• 8, 9 Further, we find that defendant correctly states that malice was not established by the record before us. Malice can be inferred where there is want of probable cause when the circumstances which exist are inconsistent with good faith by the prosecutor and where such want of probable cause has been clearly proved. (Mangus v. Cock Robin Ice Cream Co. (1977), 52 Ill. App.3d 110, 117, 367 N.E.2d 203, citing Hughes v. New York Central System (1959), 20 Ill. App.2d 224, 155 N.E.2d 809.) Where probable cause does exist, malice may not be inferred. (Mangus v. Cock Robin Ice Cream Co. (1977), 52 Ill. App.3d 110, 367 N.E.2d 203.) Even plaintiff recognized these principles by submitting the following instruction regarding malice:
"Where there is an entire lack of probable cause, malice may be presumed to have been the motive actuating the prosecution. While malice may be inferred from want of probable cause, any presumption of malice ensuing thereby may be overcome by evidence to the contrary. Malice may not be inferred from a lack of probable cause where there is absolutely no other evidence of malice." (Plaintiff's instruction No. 15.)
We also do not find any other evidence that malice existed as a matter of law. Plaintiff emphasizes that malice can be found where one is prosecuted with any motive other than that of bringing a guilty party to justice. (Robinson v. Econ-O-Corporation (1978), 62 Ill. App.3d 958, 961, 379 N.E.2d 923, citing Carbaugh v. Peat (1963), 40 Ill. App.2d 37, 47, 189 N.E.2d 14.) He argues that malice existed because defendant engaged in some type of conspiratorial conduct for its own private gain and advantage. We believe this argument to be without merit. Defendant paid to plaintiff the full amount of his disputed claim so that no gain or advantage existed for defendant in this regard. Further, defendant merely had determined that its agent did not follow proper procedures in filling out plaintiff's application for insurance. The fact that defendant suspended rather than terminated its employee for failing to follow company policy had no bearing on the existence of any alleged malice on the part of defendant toward plaintiff. We can find no evidence, as plaintiff suggests, that defendant was attempting to "cover-up" the actions of its agent by not providing full, complete, and up-to-date information to the police. Moreover, there was no evidence that any relationship existed between plaintiff and the sales agent prior to the time plaintiff applied for insurance which might provide a basis for a finding that malice existed on the part of defendant. A review of the record fails to disclose that defendant or any of its agents or employees acted with the requisite malice in this case.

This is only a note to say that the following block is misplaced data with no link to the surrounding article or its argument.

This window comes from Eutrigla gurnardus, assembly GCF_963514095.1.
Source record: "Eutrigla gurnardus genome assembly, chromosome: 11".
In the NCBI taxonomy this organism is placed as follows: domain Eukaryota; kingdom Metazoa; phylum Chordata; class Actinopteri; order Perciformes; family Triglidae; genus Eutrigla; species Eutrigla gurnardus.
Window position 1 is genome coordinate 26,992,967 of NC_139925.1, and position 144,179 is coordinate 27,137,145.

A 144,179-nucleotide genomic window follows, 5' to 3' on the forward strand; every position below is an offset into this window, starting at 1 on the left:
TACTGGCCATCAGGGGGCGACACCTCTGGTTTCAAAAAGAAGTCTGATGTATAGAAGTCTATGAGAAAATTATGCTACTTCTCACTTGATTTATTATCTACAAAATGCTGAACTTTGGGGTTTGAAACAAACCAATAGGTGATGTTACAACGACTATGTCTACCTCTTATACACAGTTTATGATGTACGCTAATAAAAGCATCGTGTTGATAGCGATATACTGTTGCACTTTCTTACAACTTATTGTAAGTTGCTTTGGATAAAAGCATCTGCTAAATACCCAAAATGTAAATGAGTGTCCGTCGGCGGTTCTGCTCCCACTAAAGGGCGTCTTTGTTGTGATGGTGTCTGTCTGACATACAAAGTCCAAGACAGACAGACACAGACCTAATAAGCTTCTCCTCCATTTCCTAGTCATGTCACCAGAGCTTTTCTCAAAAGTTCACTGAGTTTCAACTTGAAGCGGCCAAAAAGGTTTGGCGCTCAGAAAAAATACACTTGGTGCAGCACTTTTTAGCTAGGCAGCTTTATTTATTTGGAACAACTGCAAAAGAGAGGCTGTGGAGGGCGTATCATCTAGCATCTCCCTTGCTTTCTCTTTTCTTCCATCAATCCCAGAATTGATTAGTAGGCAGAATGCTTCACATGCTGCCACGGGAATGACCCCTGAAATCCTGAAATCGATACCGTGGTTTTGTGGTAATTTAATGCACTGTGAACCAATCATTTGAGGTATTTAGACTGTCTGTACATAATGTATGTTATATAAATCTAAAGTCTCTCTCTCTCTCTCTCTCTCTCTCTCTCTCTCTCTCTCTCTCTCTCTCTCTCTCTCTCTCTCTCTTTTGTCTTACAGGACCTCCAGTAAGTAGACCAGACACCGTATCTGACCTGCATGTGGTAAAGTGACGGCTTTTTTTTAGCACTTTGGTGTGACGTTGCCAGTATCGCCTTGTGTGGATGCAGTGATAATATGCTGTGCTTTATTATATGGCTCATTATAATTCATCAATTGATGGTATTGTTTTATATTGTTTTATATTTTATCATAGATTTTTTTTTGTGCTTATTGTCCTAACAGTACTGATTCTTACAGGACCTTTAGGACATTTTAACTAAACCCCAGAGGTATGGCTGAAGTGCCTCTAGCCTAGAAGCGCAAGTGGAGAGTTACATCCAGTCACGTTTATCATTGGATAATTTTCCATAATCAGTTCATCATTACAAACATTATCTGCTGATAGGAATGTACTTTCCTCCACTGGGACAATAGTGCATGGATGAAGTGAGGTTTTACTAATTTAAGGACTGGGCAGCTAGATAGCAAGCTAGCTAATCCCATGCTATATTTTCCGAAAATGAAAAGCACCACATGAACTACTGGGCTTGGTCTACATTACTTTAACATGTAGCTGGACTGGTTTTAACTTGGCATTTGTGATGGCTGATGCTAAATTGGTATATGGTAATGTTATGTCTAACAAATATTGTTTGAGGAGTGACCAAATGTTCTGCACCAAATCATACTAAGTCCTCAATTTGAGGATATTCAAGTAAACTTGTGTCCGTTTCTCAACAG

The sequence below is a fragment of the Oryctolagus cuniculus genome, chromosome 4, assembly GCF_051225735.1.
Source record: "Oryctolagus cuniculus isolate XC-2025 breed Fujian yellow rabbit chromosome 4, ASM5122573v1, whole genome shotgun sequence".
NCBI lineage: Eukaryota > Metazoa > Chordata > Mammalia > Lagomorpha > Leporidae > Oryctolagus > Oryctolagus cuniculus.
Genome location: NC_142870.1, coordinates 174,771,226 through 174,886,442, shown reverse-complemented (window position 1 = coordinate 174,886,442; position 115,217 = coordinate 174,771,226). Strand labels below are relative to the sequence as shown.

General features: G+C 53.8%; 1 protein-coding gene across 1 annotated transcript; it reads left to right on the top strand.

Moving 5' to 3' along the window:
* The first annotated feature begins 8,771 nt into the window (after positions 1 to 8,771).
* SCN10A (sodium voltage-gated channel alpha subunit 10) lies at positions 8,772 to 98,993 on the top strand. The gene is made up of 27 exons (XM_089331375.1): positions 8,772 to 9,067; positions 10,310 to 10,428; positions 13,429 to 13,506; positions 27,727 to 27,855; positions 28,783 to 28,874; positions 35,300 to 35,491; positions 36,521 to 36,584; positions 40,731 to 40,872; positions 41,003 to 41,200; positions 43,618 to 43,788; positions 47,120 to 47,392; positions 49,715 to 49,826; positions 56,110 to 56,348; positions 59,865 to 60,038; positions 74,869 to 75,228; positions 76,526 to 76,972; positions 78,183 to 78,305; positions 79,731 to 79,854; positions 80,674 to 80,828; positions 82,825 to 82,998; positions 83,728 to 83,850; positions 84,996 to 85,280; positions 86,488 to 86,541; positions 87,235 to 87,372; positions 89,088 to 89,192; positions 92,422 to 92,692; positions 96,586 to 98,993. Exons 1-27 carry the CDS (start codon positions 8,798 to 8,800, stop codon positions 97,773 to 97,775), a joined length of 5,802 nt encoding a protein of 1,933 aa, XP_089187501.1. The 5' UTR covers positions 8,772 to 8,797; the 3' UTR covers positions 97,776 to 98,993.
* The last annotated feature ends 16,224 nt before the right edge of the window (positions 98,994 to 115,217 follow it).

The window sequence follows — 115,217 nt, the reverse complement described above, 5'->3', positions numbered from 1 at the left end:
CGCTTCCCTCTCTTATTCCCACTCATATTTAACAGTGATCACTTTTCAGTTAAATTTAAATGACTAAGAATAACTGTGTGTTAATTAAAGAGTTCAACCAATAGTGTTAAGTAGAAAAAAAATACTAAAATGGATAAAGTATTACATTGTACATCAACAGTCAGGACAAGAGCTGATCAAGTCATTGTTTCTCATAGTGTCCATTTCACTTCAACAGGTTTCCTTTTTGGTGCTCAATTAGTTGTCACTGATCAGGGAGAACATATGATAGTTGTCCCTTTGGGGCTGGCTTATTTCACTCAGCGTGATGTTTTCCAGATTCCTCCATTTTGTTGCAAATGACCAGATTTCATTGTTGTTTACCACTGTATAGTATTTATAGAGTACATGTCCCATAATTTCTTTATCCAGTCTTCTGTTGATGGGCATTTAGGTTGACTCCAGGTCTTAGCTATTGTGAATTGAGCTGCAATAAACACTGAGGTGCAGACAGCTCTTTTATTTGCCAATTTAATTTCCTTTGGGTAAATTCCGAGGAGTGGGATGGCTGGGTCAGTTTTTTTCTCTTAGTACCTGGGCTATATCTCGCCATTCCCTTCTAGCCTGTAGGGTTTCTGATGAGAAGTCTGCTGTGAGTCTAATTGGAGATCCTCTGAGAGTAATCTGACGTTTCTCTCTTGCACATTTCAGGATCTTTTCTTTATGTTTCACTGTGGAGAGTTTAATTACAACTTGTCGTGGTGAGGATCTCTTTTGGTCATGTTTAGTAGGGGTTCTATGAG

Defendant finally contends that plaintiff failed to establish a cause of action for malicious prosecution because he did not establish that any damages he incurred resulted from defendant's conduct. Plaintiff again urges this court to find that defendant has waived this argument for failure to offer supporting authority. (Piper v. Moran's Enterprises (1984), 121 Ill. App.3d 644, 649, 459 N.E.2d 1382.) We believe that defendant has adequately set forth its argument before us. Defendant does not argue that plaintiff suffered no damages; rather, defendant simply asks this court to recognize that it was not the cause of any damages resulting to plaintiff. We agree with plaintiff that, where a malicious prosecution suit is based on the institution of criminal proceedings, a plaintiff need not make a showing of special injuries such as evidence of arrest or the seizure of property. (Voga v. Nelson (1983), 115 Ill. App.3d 679, 682, 450 N.E.2d 1364.) We also agree that attorney fees which are incurred in defending a criminal prosecution may be recovered where the suit is based on the institution of the criminal proceedings. (115 Ill. App.3d 679, 450 N.E.2d 1364.) Nevertheless, plaintiff maintains that he was arrested and forced to go to court on a number of occasions to answer to criminal charges which were caused and continued by defendant. We have already addressed this issue in our prior discussion and do not agree with plaintiff's contention on the facts in this case. Additionally, the record indicates that it was plaintiff who appeared in court and, on at least one occasion, requested that the case be continued so that he could retain an attorney.
Thus, in summary, we do not believe that plaintiff has established the requisite elements for a malicious prosecution claim. Therefore, the trial court erred in not having entered judgment notwithstanding the verdict. Because of our decision, we need not address the other issues defendant raises on appeal.
For all the foregoing reasons, the judgment of the circuit court of Cook County is reversed.
RIZZI, P.J., and McNAMARA, J., concur.